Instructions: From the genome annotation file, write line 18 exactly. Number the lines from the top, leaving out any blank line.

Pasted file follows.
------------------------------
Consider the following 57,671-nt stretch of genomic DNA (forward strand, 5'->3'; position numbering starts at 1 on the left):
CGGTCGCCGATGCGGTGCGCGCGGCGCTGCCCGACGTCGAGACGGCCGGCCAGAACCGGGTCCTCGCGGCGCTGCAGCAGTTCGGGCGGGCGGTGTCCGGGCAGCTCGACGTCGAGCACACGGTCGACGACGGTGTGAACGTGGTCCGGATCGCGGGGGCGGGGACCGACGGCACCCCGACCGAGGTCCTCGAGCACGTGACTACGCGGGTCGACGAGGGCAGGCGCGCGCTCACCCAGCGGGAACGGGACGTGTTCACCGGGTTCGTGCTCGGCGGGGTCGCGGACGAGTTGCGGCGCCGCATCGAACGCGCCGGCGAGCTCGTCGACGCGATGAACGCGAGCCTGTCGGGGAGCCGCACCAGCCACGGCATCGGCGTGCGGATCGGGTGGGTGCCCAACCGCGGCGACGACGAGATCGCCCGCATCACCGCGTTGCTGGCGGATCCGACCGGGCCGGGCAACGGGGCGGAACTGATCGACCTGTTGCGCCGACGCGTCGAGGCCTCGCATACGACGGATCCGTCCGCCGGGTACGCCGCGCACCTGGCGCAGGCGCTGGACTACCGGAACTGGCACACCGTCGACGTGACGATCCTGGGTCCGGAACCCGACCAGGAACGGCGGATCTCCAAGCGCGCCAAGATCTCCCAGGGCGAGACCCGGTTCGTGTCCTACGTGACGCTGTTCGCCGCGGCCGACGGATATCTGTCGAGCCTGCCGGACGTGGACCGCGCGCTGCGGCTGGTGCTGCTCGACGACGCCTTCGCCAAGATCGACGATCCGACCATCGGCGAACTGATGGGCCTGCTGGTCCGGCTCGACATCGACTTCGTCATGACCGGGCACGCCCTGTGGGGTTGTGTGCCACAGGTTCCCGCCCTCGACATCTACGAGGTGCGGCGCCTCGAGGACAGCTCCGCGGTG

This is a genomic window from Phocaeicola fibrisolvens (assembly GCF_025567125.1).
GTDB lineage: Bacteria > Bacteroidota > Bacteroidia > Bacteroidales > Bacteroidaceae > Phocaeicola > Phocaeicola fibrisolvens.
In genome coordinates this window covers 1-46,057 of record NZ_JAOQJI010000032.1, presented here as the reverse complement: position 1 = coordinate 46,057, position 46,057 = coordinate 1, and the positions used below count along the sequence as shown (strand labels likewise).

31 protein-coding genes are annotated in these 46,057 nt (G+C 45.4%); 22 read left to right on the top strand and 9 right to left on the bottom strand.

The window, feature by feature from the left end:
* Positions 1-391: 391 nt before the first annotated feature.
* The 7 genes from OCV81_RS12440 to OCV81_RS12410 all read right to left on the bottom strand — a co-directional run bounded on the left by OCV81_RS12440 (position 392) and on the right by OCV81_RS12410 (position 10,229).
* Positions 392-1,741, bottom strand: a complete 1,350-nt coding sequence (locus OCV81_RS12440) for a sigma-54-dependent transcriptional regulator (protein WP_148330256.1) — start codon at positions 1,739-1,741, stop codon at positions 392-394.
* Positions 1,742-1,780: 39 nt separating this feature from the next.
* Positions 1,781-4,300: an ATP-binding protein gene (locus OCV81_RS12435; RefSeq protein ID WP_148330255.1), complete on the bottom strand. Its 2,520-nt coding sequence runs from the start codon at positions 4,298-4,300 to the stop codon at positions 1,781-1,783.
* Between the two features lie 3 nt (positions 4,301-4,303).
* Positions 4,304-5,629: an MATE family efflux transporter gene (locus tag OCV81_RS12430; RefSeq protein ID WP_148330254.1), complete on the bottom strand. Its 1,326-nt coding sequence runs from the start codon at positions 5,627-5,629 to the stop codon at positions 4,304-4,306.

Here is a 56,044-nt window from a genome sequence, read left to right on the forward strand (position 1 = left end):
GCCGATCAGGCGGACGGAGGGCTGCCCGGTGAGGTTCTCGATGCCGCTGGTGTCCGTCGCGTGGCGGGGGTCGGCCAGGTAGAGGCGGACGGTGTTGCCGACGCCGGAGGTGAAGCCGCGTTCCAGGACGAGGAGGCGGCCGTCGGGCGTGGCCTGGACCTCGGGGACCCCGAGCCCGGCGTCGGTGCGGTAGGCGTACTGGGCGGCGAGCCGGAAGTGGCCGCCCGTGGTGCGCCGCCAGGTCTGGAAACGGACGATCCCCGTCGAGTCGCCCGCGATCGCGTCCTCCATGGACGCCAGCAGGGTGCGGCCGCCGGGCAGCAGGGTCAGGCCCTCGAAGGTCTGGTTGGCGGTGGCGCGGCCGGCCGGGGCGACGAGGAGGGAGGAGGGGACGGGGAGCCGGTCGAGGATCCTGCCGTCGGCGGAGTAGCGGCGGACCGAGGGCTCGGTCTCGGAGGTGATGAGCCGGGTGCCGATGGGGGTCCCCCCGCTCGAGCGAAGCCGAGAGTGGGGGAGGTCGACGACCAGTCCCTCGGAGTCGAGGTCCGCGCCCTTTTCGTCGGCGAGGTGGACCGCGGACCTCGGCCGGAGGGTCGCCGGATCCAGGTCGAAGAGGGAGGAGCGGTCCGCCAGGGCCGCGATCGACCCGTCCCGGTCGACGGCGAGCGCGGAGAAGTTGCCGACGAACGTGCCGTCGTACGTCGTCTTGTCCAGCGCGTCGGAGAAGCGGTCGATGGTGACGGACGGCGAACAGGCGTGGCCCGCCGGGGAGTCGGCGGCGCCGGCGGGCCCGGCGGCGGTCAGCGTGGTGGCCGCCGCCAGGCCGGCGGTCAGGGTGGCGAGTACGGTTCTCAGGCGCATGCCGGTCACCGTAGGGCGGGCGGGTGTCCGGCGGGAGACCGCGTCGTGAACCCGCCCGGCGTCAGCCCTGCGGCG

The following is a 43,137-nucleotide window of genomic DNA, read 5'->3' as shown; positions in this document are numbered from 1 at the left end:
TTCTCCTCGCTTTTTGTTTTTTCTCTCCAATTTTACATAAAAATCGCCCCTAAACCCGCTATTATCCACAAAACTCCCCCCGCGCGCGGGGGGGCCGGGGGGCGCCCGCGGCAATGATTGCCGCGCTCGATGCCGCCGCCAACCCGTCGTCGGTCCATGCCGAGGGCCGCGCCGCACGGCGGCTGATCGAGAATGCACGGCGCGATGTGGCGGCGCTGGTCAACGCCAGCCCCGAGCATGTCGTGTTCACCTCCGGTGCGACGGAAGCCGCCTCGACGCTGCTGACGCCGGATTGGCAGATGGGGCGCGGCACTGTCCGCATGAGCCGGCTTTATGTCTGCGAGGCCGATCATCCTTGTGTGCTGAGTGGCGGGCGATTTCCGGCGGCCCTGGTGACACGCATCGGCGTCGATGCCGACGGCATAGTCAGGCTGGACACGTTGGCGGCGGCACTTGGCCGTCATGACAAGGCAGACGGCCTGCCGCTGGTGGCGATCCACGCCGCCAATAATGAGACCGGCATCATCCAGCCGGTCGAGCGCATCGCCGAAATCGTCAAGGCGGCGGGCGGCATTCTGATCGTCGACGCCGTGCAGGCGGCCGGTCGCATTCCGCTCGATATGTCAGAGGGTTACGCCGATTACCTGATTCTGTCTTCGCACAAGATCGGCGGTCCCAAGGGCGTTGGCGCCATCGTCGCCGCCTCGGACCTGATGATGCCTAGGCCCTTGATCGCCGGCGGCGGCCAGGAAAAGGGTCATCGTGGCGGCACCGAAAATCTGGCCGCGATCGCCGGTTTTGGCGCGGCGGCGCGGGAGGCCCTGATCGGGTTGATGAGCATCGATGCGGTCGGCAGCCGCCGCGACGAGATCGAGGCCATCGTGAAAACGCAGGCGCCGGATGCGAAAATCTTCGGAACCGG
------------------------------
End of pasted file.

TTCTCCTCGCTTTTTGTTTTTTCTCTCCAATTTTACATAAAAATCGCCCCTAAACCCGCTATTATCCACAAAACTCCCCCCGCGCGCGGGGGGGCCGGGGGGCGCCCGCGGCAATGATTGCCGCGCTCGATGCCGCCGCCAACCCGTCGTCGGTCCATGCCGAGGGCCGCGCCGCACGGCGGCTGATCGAGAATGCACGGCGCGATGTGGCGGCGCTGGTCAACGCCAGCCCCGAGCATGTCGTGTTCACCTCCGGTGCGACGGAAGCCGCCTCGACGCTGCTGACGCCGGATTGGCAGATGGGGCGCGGCACTGTCCGCATGAGCCGGCTTTATGTCTGCGAGGCCGATCATCCTTGTGTGCTGAGTGGCGGGCGATTTCCGGCGGCCCTGGTGACACGCATCGGCGTCGATGCCGACGGCATAGTCAGGCTGGACACGTTGGCGGCGGCACTTGGCCGTCATGACAAGGCAGACGGCCTGCCGCTGGTGGCGATCCACGCCGCCAATAATGAGACCGGCATCATCCAGCCGGTCGAGCGCATCGCCGAAATCGTCAAGGCGGCGGGCGGCATTCTGATCGTCGACGCCGTGCAGGCGGCCGGTCGCATTCCGCTCGATATGTCAGAGGGTTACGCCGATTACCTGATTCTGTCTTCGCACAAGATCGGCGGTCCCAAGGGCGTTGGCGCCATCGTCGCCGCCTCGGACCTGATGATGCCTAGGCCCTTGATCGCCGGCGGCGGCCAGGAAAAGGGTCATCGTGGCGGCACCGAAAATCTGGCCGCGATCGCCGGTTTTGGCGCGGCGGCGCGGGAGGCCCTGATCGGGTTGATGAGCATCGATGCGGTCGGCAGCCGCCGCGACGAGATCGAGGCCATCGTGAAAACGCAGGCGCCGGATGCGAAAATCTTCGGAACCGG